U.S. Soccer's Victory Tour, intended to celebrate the 2015 Women's World Cup championship, blew up in its face when Sunday's game against Trinidad & Tobago at Honolulu's Aloha Stadium was
canceled. Millions of Americans will remember soccer in 2015 for the U.S. women's thrilling run to the world title in Canada, but for thousands of Hawaiians waiting for the first international match
on the islands, soccer in 2015 will be remembered for Alohagate.
They woke up on Sunday morning to discover that U.S. Soccer had overnight pulled the plug on the game. Ticket refunds
would be issued, but fans who had traveled from other islands to Oahu for the game were stuck. "They've been saving for this and all of the parents agreed this was their Christmas present," Big Island
fan Jesse Kerr said of the group of seven fans
who were out thousands
of dollars in air fare and hotel expenses. A local Soccer Locker store ordered $6,000 in official jerseys for fans to wear to the match. Some supporters wanted refunds. "We're going to get stuck with
probably half of that," said store owner Bob Picerno
The U.S. women refused to play on Aloha Stadium's artificial turf. The same turf that was acceptable sight unseen when U.S.
Soccer contracted with the Aloha Stadium and that was deemed playable when it was inspected on Thursday was abandoned after a 30-minute training session on Saturday, “unfit, unsafe and
unplayable,” U.S. Soccer counsel Lisa Levine said in a letter being reviewed by the Hawaii Attorney's General
"There were sharp rocks ingrained all over the field," the players explained in a post at the
. "They were everywhere. The artificial turf was actually pulling up out of the ground, and the turf itself was both low-grade and aging. This was a playing surface that looked
like it hadn’t been replaced in years."
“Absolutely a black eye for this organization" is the way U.S. Soccer president Sunil Gulati described the debacle
to the New York Times' Sam Borden
Soccer has previously organized other victory tours for the women -- winners of three World Cup titles and three Olympic gold medals in only a quarter century of international women's soccer -- but
nothing as ambitious as the 2015 Victory Tour -- 10 games in 10 cities over five months -- and it messed up badly in Honolulu, failing to send someone to properly access field conditions before it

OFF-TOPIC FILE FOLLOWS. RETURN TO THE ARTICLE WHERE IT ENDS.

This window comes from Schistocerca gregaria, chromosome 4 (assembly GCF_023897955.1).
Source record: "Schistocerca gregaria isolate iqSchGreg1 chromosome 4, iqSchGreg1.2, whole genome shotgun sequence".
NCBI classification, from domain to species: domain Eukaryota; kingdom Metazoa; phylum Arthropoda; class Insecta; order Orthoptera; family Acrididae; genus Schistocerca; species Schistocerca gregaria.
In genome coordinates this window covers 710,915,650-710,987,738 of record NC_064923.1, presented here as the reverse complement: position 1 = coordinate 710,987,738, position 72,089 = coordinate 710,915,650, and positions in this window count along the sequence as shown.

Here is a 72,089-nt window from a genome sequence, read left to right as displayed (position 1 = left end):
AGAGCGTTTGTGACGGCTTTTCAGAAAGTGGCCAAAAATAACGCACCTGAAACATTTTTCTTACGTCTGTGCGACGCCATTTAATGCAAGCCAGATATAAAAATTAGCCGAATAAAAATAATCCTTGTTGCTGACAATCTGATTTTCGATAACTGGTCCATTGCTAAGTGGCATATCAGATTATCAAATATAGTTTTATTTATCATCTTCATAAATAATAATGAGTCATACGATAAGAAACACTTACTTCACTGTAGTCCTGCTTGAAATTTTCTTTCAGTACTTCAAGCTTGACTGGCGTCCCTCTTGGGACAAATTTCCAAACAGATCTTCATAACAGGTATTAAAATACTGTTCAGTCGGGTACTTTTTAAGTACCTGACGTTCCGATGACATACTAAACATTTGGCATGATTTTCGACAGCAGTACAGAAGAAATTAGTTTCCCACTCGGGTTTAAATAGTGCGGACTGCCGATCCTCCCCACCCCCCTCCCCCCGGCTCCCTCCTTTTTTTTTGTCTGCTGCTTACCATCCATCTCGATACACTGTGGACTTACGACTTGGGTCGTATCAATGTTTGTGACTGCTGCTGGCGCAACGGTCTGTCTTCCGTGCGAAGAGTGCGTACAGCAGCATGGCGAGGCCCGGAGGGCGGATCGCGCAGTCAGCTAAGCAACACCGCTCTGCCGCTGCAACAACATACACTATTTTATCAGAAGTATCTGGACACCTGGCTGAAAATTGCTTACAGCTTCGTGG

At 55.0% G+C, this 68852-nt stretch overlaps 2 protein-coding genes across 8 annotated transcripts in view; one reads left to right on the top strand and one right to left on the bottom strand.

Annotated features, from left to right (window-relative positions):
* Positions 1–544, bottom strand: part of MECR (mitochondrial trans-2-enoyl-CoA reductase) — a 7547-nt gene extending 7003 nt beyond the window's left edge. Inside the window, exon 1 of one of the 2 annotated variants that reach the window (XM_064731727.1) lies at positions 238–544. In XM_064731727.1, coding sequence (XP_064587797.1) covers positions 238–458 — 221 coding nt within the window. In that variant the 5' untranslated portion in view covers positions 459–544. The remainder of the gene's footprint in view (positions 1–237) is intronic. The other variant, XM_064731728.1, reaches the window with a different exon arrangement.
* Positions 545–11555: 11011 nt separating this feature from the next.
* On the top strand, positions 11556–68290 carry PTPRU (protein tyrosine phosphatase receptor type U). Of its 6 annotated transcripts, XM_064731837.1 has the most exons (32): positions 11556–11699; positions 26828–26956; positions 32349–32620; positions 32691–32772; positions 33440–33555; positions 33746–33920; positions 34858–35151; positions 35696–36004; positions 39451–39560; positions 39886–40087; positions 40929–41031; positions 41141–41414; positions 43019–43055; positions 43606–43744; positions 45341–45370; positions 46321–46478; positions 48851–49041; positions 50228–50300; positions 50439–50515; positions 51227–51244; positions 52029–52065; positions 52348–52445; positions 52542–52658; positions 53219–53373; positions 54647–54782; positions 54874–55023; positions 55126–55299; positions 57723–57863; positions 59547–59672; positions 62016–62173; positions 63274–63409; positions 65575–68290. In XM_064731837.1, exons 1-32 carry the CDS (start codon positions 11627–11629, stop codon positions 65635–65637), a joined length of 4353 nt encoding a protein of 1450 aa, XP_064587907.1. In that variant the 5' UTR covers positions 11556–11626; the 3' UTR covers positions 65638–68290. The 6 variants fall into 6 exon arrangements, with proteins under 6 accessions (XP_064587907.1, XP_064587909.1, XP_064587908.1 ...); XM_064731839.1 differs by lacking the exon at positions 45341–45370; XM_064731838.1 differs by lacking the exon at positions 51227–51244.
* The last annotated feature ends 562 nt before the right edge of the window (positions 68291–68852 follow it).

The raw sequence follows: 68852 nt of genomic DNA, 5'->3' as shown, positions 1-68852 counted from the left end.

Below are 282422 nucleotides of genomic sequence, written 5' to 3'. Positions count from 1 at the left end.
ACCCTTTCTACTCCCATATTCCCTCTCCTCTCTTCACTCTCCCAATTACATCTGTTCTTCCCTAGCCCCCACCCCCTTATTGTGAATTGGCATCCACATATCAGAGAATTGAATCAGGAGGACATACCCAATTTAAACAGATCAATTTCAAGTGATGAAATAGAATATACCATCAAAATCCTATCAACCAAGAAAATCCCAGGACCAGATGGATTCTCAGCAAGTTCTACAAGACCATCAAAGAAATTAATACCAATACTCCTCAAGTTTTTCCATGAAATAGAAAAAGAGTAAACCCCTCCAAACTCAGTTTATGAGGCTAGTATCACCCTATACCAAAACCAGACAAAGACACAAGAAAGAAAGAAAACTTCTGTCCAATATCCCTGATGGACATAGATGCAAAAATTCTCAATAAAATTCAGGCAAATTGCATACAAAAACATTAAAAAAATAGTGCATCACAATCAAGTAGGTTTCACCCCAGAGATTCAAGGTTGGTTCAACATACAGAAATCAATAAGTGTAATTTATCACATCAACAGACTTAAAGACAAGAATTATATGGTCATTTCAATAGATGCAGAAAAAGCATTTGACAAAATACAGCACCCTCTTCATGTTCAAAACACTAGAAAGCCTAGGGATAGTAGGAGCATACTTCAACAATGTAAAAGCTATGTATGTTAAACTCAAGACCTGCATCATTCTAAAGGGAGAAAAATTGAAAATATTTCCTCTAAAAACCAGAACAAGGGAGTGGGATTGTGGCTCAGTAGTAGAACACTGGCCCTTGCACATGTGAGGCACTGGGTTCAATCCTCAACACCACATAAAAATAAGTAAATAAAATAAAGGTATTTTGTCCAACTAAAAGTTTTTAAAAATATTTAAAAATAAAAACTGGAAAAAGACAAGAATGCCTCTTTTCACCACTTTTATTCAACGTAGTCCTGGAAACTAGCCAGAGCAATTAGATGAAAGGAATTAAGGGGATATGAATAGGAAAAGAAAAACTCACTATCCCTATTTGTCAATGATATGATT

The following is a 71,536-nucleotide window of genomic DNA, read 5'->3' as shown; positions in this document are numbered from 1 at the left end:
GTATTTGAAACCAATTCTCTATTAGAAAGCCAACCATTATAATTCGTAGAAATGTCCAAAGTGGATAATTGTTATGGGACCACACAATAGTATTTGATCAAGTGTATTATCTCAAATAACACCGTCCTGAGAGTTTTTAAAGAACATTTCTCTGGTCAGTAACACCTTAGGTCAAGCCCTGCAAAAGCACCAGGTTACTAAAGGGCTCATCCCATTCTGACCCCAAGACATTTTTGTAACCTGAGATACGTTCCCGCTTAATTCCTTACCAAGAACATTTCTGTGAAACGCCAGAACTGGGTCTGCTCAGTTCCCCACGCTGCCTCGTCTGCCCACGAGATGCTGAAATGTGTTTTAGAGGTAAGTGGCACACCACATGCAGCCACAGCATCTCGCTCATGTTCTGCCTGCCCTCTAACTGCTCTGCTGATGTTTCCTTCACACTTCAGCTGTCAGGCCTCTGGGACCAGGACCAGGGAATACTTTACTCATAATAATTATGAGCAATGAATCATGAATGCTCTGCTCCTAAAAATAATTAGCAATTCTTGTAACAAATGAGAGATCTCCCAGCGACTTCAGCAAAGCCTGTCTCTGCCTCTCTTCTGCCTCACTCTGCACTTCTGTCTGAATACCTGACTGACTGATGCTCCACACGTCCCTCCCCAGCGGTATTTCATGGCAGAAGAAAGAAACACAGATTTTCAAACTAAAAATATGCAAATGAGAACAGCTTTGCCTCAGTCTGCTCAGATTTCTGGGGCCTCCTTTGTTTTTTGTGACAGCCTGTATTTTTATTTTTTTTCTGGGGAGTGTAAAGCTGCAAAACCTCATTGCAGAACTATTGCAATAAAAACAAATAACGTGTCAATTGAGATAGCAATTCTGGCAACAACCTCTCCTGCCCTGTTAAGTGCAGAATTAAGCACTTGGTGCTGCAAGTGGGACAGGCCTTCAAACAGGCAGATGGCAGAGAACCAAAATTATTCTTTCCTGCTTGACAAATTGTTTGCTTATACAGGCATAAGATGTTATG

signed a stadium contract.
What was the purpose of the Victory Tour? In their post at the Players' Tribune, USWNT players opened: "The Victory Tour was set up to celebrate winning a
tournament -- but it was also set up to celebrate being the best in the world. And when we say 'being the best in the world,' we don’t mean our team. We mean our fans." A celebration of a team
and its fans, yes, but also a farewell for its retiring stars, Abby Wambach
, Lauren Holiday
, Shannon Boxx
and Lori Chalupny
One could question the sporting
purpose of the Victory Tour -- Haiti sent a team of teenagers, T&T is a national team in disarray -- but at least Coach Jill Ellis
could start the U.S. buildup to the 2016 Olympic title
defense by introducing players like Crystal Dunn
back into the team and other younger players like collegians Emily Sonnett
and Rose Lavelle
into the group.
Victory Tour was also a money maker, a big money maker for the U.S. Soccer and the players. In addition to their salaries and bonuses, the Chicago Tribune reported
that the players share $1.20 per ticket sold on the tour.
Attendance for the first six games totaled 191,304 fans, so that's almost $230,000 for the players. Advance ticket sales for Sunday's game were reported to be about half of the average for the first
six games, but U.S. Soccer was going to come out of the deal in fine shape. The stadium contract
U.S. Soccer to keep all ticket revenues and pay no rent. The Aloha Stadium authority could keep parking and concessions.
Alohagate again raised the question of why U.S.
Soccer uses stadiums with artificial turf -- since the tour opener in Pittsburgh, every game has been played on turf -- but also why until Saturday did the players, so vocal in their criticism of the
artificial turf at the Women's World Cup in Canada, not raise a bigger stink about artificial turf on home soil during the current tour.
But the Victory Tour also raises the question of
what is the mission of U.S. Soccer. Is it to develop winning national teams? To promote soccer? To manage events? To make money? If U.S. Soccer is in the event business, it failed its players and fans
“We had a series of mistakes involving this game,” Gulati told the New York Times. “We screwed up. It won’t happen again.”
better not. U.S. Soccer has three women's games scheduled in December and more women's matches before and after next year's Olympics.
U.S. Soccer is getting into the event business in a
big way with the organization of the 2016 Copa Centenario. Its condition for remaining as host federation, following the FIFA arrests of last May, was that scandal-ridden Concacaf and Conmebol get out
of the way and let it run the show. That means putting on more than 30 games over three weeks at 10 NFL-sized stadiums, four with artificial turf that will have to be covered over.
bosses at Concacaf and Conmebol conceived the Copa Centenario as a way to line their pockets to the tune of $35 million in bribes. For U.S. Soccer, the tournament was viewed as a showcase of its
ability to host a major event ahead of the bidding for the 2026 World Cup host rights.
After Alohagate, the Copa Centenario will be a chance to erase the black eye U.S. Soccer has.